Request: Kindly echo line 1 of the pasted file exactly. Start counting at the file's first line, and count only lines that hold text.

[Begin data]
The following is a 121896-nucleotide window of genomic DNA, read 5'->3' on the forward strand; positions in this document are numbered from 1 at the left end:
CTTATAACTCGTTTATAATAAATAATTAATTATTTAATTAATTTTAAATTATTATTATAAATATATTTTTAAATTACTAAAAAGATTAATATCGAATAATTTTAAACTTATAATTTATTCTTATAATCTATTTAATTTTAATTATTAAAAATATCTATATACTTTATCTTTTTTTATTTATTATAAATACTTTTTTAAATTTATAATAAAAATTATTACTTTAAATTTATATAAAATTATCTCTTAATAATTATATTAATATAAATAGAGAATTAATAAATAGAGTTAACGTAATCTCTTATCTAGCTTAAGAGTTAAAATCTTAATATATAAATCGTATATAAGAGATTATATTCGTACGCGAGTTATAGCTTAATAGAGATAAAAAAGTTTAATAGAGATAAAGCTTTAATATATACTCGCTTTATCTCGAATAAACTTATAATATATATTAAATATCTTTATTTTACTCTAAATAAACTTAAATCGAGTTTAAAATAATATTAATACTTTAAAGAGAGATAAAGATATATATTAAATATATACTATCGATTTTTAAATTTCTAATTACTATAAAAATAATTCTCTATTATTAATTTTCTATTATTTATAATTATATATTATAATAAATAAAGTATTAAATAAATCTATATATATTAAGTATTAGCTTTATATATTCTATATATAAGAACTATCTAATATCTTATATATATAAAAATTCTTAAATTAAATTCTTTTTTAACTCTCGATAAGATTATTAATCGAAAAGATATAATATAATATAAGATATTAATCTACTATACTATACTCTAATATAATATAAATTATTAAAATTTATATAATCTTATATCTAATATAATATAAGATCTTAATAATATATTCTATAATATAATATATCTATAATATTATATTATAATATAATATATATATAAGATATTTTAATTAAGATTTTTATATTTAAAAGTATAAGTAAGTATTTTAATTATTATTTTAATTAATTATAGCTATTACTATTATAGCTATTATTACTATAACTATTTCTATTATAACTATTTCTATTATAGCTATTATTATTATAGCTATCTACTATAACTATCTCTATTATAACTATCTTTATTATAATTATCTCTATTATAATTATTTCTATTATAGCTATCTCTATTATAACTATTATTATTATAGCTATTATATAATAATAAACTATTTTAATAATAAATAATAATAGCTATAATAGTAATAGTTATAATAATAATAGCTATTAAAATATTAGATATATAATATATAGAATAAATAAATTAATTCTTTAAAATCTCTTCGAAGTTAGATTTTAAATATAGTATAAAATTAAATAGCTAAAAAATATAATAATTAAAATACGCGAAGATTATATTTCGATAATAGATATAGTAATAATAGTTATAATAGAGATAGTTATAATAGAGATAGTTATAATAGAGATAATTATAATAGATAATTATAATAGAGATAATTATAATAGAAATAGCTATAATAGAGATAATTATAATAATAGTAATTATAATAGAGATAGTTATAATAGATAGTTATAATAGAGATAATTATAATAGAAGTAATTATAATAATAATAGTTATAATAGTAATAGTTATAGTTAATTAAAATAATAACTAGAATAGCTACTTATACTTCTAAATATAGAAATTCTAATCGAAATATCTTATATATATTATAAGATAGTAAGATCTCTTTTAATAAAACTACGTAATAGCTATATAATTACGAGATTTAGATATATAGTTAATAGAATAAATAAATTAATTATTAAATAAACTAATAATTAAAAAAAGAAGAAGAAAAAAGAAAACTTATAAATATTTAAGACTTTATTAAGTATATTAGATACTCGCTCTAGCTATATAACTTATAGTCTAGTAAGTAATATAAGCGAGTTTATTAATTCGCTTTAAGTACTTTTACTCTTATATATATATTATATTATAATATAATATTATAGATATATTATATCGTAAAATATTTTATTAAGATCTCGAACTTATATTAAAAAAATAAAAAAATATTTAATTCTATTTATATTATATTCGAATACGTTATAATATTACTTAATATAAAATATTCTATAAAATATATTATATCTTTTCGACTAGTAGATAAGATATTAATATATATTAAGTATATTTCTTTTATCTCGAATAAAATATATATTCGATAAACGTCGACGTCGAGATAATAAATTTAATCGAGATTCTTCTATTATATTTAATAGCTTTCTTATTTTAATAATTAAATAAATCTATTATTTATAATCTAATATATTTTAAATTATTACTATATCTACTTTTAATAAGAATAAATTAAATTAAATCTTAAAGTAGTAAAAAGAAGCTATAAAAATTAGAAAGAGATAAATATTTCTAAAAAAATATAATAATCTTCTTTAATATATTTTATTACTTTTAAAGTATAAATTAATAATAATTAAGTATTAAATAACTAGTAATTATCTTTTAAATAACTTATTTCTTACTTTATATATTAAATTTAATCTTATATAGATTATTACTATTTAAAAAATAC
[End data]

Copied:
The following is a 121896-nucleotide window of genomic DNA, read 5'->3' on the forward strand; positions in this document are numbered from 1 at the left end: